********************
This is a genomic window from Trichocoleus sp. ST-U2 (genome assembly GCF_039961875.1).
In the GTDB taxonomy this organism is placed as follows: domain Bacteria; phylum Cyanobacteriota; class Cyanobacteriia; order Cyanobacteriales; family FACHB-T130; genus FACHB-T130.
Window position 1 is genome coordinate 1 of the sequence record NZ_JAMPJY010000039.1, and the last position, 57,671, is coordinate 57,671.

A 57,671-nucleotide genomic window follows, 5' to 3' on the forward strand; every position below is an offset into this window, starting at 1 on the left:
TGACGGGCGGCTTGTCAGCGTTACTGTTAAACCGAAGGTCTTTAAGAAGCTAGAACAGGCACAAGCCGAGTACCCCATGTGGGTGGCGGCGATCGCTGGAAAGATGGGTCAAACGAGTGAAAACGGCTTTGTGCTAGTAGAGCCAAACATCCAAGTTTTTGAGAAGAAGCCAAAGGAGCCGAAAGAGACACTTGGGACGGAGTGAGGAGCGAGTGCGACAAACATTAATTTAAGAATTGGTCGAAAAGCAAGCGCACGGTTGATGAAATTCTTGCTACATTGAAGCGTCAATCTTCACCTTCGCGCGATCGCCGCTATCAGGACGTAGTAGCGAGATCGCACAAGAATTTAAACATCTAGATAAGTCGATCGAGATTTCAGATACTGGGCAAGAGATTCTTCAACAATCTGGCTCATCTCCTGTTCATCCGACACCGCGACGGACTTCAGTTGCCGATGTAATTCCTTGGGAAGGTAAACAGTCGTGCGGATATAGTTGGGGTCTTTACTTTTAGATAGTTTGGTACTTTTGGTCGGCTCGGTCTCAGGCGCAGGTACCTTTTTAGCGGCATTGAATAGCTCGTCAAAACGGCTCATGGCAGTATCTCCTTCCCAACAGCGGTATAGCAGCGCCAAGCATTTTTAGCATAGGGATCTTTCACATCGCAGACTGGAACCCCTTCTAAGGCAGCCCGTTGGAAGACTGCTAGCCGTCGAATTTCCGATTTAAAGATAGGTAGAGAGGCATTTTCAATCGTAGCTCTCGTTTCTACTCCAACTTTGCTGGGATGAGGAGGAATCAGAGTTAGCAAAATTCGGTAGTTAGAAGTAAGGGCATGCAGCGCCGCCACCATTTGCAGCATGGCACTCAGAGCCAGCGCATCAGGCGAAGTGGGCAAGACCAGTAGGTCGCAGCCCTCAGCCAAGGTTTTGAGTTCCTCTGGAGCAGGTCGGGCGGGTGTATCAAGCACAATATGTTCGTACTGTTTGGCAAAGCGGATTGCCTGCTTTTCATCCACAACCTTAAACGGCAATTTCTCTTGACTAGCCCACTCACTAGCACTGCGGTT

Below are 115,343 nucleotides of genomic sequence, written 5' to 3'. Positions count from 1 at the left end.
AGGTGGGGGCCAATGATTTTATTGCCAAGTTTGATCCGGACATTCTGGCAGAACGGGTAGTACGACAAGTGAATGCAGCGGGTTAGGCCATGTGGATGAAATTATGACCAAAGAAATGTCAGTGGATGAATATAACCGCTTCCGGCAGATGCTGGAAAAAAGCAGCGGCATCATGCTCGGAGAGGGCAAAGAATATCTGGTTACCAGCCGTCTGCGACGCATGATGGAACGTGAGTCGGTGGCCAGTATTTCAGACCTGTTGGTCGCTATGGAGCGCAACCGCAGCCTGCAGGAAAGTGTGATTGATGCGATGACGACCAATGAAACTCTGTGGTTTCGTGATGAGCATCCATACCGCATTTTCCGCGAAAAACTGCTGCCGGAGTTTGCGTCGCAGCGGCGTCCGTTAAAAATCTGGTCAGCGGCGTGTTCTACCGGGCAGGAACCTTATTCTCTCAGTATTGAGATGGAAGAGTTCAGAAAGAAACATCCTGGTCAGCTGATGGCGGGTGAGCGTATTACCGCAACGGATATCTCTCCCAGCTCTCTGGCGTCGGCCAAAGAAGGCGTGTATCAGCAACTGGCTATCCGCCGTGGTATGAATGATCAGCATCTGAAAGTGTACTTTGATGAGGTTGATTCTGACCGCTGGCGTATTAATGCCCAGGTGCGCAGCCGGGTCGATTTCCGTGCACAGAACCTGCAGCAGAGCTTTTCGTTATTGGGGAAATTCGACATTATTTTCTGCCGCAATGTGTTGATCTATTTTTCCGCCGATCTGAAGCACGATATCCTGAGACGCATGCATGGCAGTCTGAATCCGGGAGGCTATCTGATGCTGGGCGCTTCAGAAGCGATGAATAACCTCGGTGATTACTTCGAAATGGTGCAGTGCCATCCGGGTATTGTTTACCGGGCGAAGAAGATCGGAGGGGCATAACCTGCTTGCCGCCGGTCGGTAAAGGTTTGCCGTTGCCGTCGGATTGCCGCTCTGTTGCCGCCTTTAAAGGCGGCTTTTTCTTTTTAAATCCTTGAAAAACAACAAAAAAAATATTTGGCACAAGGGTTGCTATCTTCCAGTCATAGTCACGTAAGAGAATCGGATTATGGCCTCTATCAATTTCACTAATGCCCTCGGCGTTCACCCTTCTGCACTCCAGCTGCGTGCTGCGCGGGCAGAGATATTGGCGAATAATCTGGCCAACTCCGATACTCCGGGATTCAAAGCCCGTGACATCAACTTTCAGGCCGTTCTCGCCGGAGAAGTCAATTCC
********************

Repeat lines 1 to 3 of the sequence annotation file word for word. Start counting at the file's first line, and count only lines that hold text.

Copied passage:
This is a genomic window from Trichocoleus sp. ST-U2 (genome assembly GCF_039961875.1).
In the GTDB taxonomy this organism is placed as follows: domain Bacteria; phylum Cyanobacteriota; class Cyanobacteriia; order Cyanobacteriales; family FACHB-T130; genus FACHB-T130.
Window position 1 is genome coordinate 1 of the sequence record NZ_JAMPJY010000039.1, and the last position, 57,671, is coordinate 57,671.